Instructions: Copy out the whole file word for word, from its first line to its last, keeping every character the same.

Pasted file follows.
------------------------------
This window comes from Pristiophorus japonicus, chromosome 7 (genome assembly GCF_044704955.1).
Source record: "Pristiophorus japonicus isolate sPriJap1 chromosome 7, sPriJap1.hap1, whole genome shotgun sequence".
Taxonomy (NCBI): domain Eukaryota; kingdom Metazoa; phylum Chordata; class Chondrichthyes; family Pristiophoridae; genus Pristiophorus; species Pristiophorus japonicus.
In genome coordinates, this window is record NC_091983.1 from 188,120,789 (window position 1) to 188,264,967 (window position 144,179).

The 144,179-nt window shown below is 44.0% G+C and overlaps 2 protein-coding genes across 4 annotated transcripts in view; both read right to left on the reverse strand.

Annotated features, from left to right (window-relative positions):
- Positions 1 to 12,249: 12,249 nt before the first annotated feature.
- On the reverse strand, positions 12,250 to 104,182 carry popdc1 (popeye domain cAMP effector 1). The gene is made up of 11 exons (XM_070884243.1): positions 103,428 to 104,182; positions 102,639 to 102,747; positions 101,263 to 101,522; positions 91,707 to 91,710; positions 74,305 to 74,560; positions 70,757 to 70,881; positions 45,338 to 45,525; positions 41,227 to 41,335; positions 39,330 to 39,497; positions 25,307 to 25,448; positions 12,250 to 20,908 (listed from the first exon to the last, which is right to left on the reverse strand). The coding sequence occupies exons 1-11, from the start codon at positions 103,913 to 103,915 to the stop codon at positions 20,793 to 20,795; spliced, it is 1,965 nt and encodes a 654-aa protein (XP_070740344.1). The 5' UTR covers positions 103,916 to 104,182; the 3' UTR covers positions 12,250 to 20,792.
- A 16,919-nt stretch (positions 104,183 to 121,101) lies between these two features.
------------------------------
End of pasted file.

This window comes from Pristiophorus japonicus, chromosome 7 (genome assembly GCF_044704955.1).
Source record: "Pristiophorus japonicus isolate sPriJap1 chromosome 7, sPriJap1.hap1, whole genome shotgun sequence".
Taxonomy (NCBI): domain Eukaryota; kingdom Metazoa; phylum Chordata; class Chondrichthyes; family Pristiophoridae; genus Pristiophorus; species Pristiophorus japonicus.
In genome coordinates, this window is record NC_091983.1 from 188,120,789 (window position 1) to 188,264,967 (window position 144,179).

The 144,179-nt window shown below is 44.0% G+C and overlaps 2 protein-coding genes across 4 annotated transcripts in view; both read right to left on the reverse strand.

Annotated features, from left to right (window-relative positions):
- Positions 1 to 12,249: 12,249 nt before the first annotated feature.
- On the reverse strand, positions 12,250 to 104,182 carry popdc1 (popeye domain cAMP effector 1). The gene is made up of 11 exons (XM_070884243.1): positions 103,428 to 104,182; positions 102,639 to 102,747; positions 101,263 to 101,522; positions 91,707 to 91,710; positions 74,305 to 74,560; positions 70,757 to 70,881; positions 45,338 to 45,525; positions 41,227 to 41,335; positions 39,330 to 39,497; positions 25,307 to 25,448; positions 12,250 to 20,908 (listed from the first exon to the last, which is right to left on the reverse strand). The coding sequence occupies exons 1-11, from the start codon at positions 103,913 to 103,915 to the stop codon at positions 20,793 to 20,795; spliced, it is 1,965 nt and encodes a 654-aa protein (XP_070740344.1). The 5' UTR covers positions 103,916 to 104,182; the 3' UTR covers positions 12,250 to 20,792.
- A 16,919-nt stretch (positions 104,183 to 121,101) lies between these two features.